What Is a Hyperbaric Chamber?

Hyperbaric chamber
Hyperbaric chamber

Source: oxygenark

A hyperbaric chamber is an oxygen therapy device that offers numerous wellness benefits.

That’s quite a mouthful, right? So, let’s break it down without all the tech jargon.

A hyperbaric chamber is an enclosed space that, when sealed, has an atmospheric pressure 2 to 3 times higher than what we experience in normal environments. It is also designed to deliver a higher flow of oxygen compared to what you may encounter in the natural atmosphere.

But what exactly does this device do? What does oxygen therapy mean? Where and in what instances is it used? What health risks does it present? Do the risks outweigh its therapeutic benefits or is it the other way around?

We address all this and more in the blog. Read on.

Hyperbaric Chambers 101

A hyperbaric chamber can be a built-in room-like structure or a movable device. It can have a monoplace design that can only accommodate one patient at a time or a multiplace design that allows for more than one person to be in the chamber at once.
In either case, hyperbaric chambers are designed with:

  • Sturdy walls that can withstand the high atmospheric pressure conditions that occur in the chamber.
  • Very effective seals that prevent pressure loss or oxygen leaks when the chamber is in use.
  • Operational controls to regulate the pressure and oxygen conditions.
  • Provisions for patients and medical personnel to either sit or lie down during hyperbaric therapy sessions.
  • Modern versions now also come with communication channels. They enable people in the chamber to communicate with those outside the chamber without needing to open it; it is a rather detailed process that can disrupt a therapy session.

Functions of Hyperbaric Chambers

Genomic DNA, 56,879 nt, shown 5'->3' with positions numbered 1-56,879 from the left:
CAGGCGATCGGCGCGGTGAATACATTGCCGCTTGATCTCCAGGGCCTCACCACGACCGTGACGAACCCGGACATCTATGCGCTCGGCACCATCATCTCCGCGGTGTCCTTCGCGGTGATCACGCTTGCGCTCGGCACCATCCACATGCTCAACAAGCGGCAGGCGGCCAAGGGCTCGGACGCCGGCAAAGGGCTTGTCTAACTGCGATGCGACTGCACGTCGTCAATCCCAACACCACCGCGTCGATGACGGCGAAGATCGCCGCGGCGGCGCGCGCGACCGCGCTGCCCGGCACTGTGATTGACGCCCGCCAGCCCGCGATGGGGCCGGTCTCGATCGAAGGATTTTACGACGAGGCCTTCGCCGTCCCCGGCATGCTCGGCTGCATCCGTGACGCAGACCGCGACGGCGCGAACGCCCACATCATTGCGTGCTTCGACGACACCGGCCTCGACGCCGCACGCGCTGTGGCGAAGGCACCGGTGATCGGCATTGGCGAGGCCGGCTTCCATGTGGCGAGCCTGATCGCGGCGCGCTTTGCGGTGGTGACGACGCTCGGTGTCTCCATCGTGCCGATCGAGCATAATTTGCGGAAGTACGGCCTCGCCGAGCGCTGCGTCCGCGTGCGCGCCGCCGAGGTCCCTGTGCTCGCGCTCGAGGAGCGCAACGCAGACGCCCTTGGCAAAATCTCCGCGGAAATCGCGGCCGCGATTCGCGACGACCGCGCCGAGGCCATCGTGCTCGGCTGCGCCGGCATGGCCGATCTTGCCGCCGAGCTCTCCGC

The higher atmospheric pressure and oxygen flow in hyperbaric chambers promote wellness in different ways. They:

  • Promote healing of wounds
  • Treat decompression sickness in divers
  • Aid in the treatment of critical conditions like carbon monoxide poisoning and pulmonary(air) embolisms.

We will expound more on these applications below. However, for better context, let us first look at how hyperbaric therapy works.

How it Works

Multiplace hyperbaric chamber
Multiplace hyperbaric chamber

Source: pennmedicine.org

Medical protocols require that a patient is first examined by a professional doctor before they begin hyperbaric therapy. If the doctor finds it necessary and suitable, the patient can then be placed in the chamber for therapy to begin.

In some instances, like with a monoplace hyperbaric chamber, a patient can go in alone. While in others, such as if a patient needs monitoring during therapy, both the patient and a medical professional can go into the chamber (if it is a multiplace hyperbaric chamber).

Ambient pressure and oxygen levels are then activated for therapy to begin. The pressurisation of the chamber happens gradually until it reaches the required levels. This is done to ensure safety and wellness; instant pressurisation can be fatal and pose other risks.

The duration and number of sessions that a patient requires can vary depending on their condition and the recommended medical guidance for its treatment.

Hyperbaric Chambers: The Backstory

An old hyperbaric chamber model
An old hyperbaric chamber model

Source: oobject.com

The whole concept of hyperbaric chambers rests on one simple principle: changes in atmospheric pressure affect the amount of oxygen that human bodies take in.